No one wants to have FBI agents pawing through lawmakers' files. Prosecutors and agents need to exhaust other avenues of obtaining evidence before doing so. If a search is required, they must take care not to trample on lawmakers' privileged activities.They still call for the Justice Department to have consulted with House leadership before conducting the search. Perhaps the Justice Department didn't have much faith in the leaders' ability to keep a secret.
It's not yet possible to make determinations about whether these principles were followed in the apparently unprecedented search of Mr. Jefferson's office. But the material for which agents searched had been under subpoena for eight months; Mr. Jefferson, a Louisiana Democrat, resisted complying. Under those circumstances, seeking judicial approval for a search warrant is more reasonable. And while the "Saturday night raid," as Mr. Hastert called it, sounds melodramatic, it's less disruptive than having FBI agents in the House during normal business hours.
Mr. Jefferson was, according to the search warrant affidavit, caught with cold, hard cash: Agents videotaped him taking $100,000 in $100 bills from a Northern Virginia investor working undercover and then found $90,000 of it in his freezer. This was no fishing expedition.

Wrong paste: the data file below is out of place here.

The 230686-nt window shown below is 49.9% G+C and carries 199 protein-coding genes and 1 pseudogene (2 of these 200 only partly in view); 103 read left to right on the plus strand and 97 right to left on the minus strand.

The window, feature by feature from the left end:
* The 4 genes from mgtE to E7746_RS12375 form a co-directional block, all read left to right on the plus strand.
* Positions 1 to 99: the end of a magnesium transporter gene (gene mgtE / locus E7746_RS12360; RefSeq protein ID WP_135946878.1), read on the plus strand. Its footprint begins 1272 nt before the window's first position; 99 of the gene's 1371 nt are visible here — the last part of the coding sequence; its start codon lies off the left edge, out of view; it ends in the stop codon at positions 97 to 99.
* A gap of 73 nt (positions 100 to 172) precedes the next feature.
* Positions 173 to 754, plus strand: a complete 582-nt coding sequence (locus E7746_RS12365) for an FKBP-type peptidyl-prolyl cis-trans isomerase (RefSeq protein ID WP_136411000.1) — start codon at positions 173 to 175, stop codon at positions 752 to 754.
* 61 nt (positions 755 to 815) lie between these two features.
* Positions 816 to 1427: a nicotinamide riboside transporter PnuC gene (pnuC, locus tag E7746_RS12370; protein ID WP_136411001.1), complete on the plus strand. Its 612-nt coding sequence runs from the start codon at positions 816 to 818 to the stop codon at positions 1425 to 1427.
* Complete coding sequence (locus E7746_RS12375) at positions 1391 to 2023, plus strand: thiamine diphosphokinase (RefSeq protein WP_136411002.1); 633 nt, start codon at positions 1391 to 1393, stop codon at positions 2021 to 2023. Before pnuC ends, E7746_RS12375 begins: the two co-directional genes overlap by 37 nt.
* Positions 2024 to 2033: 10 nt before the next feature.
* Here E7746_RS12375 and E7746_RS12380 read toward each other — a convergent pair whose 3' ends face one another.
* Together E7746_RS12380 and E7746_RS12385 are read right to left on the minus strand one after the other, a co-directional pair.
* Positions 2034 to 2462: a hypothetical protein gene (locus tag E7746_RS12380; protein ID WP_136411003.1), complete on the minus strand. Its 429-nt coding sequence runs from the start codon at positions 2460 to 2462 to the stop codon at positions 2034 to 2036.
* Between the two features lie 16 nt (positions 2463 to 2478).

Moreover, the affidavit outlines precautions prosecutors took to minimize intrusion on politically sensitive material. A team of agents not previously involved in the case were to go through records to find those listed in the warrant; then, a "filter team" of two lawyers and an FBI agent would examine the documents "to determine if they may fall within the purview of the Speech or Debate Clause privilege." If so, those would be set aside for court review before being shared with prosecutors on the case.
Thursday, May 25, 2006
The Washington Post thinks that the hullabaloo over the FBI search of Congressman Jefferson's office is way overblown.
Posted by Betsy Newmark at 7:04 AM